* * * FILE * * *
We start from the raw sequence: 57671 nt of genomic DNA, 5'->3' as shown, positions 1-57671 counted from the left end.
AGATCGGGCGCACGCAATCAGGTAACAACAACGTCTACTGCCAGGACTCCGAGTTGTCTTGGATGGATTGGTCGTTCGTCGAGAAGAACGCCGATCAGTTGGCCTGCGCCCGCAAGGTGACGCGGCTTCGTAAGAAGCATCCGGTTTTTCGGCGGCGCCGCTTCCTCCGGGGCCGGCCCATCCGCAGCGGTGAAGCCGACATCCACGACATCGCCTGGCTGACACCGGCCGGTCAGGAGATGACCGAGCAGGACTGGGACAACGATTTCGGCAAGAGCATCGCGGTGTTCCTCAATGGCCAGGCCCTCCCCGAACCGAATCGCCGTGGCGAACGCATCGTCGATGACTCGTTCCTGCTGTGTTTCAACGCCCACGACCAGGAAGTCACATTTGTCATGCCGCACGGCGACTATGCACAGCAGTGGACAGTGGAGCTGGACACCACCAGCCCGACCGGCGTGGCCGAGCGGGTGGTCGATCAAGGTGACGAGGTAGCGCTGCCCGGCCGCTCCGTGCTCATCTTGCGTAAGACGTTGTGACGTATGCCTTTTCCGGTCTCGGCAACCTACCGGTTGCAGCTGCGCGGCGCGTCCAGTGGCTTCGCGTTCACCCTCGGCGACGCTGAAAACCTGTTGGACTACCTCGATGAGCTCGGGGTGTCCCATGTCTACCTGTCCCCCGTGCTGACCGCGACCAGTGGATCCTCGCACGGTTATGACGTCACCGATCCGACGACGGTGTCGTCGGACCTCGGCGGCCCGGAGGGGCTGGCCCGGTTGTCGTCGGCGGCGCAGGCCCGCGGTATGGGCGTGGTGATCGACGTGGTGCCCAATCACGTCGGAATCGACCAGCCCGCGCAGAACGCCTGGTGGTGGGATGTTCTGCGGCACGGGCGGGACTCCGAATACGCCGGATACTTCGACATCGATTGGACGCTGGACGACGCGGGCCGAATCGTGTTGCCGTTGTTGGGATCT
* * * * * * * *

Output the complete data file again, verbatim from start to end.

We start from the raw sequence: 57671 nt of genomic DNA, 5'->3' as shown, positions 1-57671 counted from the left end.
AGATCGGGCGCACGCAATCAGGTAACAACAACGTCTACTGCCAGGACTCCGAGTTGTCTTGGATGGATTGGTCGTTCGTCGAGAAGAACGCCGATCAGTTGGCCTGCGCCCGCAAGGTGACGCGGCTTCGTAAGAAGCATCCGGTTTTTCGGCGGCGCCGCTTCCTCCGGGGCCGGCCCATCCGCAGCGGTGAAGCCGACATCCACGACATCGCCTGGCTGACACCGGCCGGTCAGGAGATGACCGAGCAGGACTGGGACAACGATTTCGGCAAGAGCATCGCGGTGTTCCTCAATGGCCAGGCCCTCCCCGAACCGAATCGCCGTGGCGAACGCATCGTCGATGACTCGTTCCTGCTGTGTTTCAACGCCCACGACCAGGAAGTCACATTTGTCATGCCGCACGGCGACTATGCACAGCAGTGGACAGTGGAGCTGGACACCACCAGCCCGACCGGCGTGGCCGAGCGGGTGGTCGATCAAGGTGACGAGGTAGCGCTGCCCGGCCGCTCCGTGCTCATCTTGCGTAAGACGTTGTGACGTATGCCTTTTCCGGTCTCGGCAACCTACCGGTTGCAGCTGCGCGGCGCGTCCAGTGGCTTCGCGTTCACCCTCGGCGACGCTGAAAACCTGTTGGACTACCTCGATGAGCTCGGGGTGTCCCATGTCTACCTGTCCCCCGTGCTGACCGCGACCAGTGGATCCTCGCACGGTTATGACGTCACCGATCCGACGACGGTGTCGTCGGACCTCGGCGGCCCGGAGGGGCTGGCCCGGTTGTCGTCGGCGGCGCAGGCCCGCGGTATGGGCGTGGTGATCGACGTGGTGCCCAATCACGTCGGAATCGACCAGCCCGCGCAGAACGCCTGGTGGTGGGATGTTCTGCGGCACGGGCGGGACTCCGAATACGCCGGATACTTCGACATCGATTGGACGCTGGACGACGCGGGCCGAATCGTGTTGCCGTTGTTGGGATCT